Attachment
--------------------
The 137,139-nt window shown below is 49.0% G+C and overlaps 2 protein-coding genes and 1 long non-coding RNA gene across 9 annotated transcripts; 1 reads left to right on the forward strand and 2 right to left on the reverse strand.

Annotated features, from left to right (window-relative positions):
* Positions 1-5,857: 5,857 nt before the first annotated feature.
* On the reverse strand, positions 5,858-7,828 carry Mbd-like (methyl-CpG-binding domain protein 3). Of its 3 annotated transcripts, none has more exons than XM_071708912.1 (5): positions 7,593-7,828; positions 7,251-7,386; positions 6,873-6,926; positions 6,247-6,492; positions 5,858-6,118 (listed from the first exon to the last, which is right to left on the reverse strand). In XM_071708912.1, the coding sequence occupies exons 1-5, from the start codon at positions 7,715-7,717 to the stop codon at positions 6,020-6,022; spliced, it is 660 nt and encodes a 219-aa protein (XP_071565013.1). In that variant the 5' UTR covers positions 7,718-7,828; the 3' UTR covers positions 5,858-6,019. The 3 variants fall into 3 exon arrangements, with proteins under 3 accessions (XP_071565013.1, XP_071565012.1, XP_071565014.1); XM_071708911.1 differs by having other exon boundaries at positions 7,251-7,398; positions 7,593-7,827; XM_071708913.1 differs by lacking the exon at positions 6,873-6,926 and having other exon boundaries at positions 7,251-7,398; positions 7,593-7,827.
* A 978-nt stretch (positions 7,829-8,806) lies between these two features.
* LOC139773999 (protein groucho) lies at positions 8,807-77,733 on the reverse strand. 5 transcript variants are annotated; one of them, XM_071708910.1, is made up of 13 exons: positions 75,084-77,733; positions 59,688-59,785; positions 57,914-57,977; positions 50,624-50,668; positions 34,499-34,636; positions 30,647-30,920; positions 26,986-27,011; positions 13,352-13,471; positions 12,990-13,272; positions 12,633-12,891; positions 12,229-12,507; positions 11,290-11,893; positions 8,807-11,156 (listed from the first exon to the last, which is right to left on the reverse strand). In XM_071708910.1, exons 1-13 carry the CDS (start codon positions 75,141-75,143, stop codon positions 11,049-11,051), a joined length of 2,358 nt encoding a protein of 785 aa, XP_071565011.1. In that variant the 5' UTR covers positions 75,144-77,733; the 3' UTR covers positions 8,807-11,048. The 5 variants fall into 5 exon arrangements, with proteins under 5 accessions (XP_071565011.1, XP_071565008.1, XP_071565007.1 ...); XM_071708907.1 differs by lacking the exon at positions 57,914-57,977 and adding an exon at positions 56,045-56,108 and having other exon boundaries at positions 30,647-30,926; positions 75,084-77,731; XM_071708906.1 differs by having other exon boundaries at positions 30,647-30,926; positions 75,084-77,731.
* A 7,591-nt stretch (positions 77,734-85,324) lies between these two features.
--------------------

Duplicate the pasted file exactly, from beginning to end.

The 137,139-nt window shown below is 49.0% G+C and overlaps 2 protein-coding genes and 1 long non-coding RNA gene across 9 annotated transcripts; 1 reads left to right on the forward strand and 2 right to left on the reverse strand.

Annotated features, from left to right (window-relative positions):
* Positions 1-5,857: 5,857 nt before the first annotated feature.
* On the reverse strand, positions 5,858-7,828 carry Mbd-like (methyl-CpG-binding domain protein 3). Of its 3 annotated transcripts, none has more exons than XM_071708912.1 (5): positions 7,593-7,828; positions 7,251-7,386; positions 6,873-6,926; positions 6,247-6,492; positions 5,858-6,118 (listed from the first exon to the last, which is right to left on the reverse strand). In XM_071708912.1, the coding sequence occupies exons 1-5, from the start codon at positions 7,715-7,717 to the stop codon at positions 6,020-6,022; spliced, it is 660 nt and encodes a 219-aa protein (XP_071565013.1). In that variant the 5' UTR covers positions 7,718-7,828; the 3' UTR covers positions 5,858-6,019. The 3 variants fall into 3 exon arrangements, with proteins under 3 accessions (XP_071565013.1, XP_071565012.1, XP_071565014.1); XM_071708911.1 differs by having other exon boundaries at positions 7,251-7,398; positions 7,593-7,827; XM_071708913.1 differs by lacking the exon at positions 6,873-6,926 and having other exon boundaries at positions 7,251-7,398; positions 7,593-7,827.
* A 978-nt stretch (positions 7,829-8,806) lies between these two features.
* LOC139773999 (protein groucho) lies at positions 8,807-77,733 on the reverse strand. 5 transcript variants are annotated; one of them, XM_071708910.1, is made up of 13 exons: positions 75,084-77,733; positions 59,688-59,785; positions 57,914-57,977; positions 50,624-50,668; positions 34,499-34,636; positions 30,647-30,920; positions 26,986-27,011; positions 13,352-13,471; positions 12,990-13,272; positions 12,633-12,891; positions 12,229-12,507; positions 11,290-11,893; positions 8,807-11,156 (listed from the first exon to the last, which is right to left on the reverse strand). In XM_071708910.1, exons 1-13 carry the CDS (start codon positions 75,141-75,143, stop codon positions 11,049-11,051), a joined length of 2,358 nt encoding a protein of 785 aa, XP_071565011.1. In that variant the 5' UTR covers positions 75,144-77,733; the 3' UTR covers positions 8,807-11,048. The 5 variants fall into 5 exon arrangements, with proteins under 5 accessions (XP_071565011.1, XP_071565008.1, XP_071565007.1 ...); XM_071708907.1 differs by lacking the exon at positions 57,914-57,977 and adding an exon at positions 56,045-56,108 and having other exon boundaries at positions 30,647-30,926; positions 75,084-77,731; XM_071708906.1 differs by having other exon boundaries at positions 30,647-30,926; positions 75,084-77,731.
* A 7,591-nt stretch (positions 77,734-85,324) lies between these two features.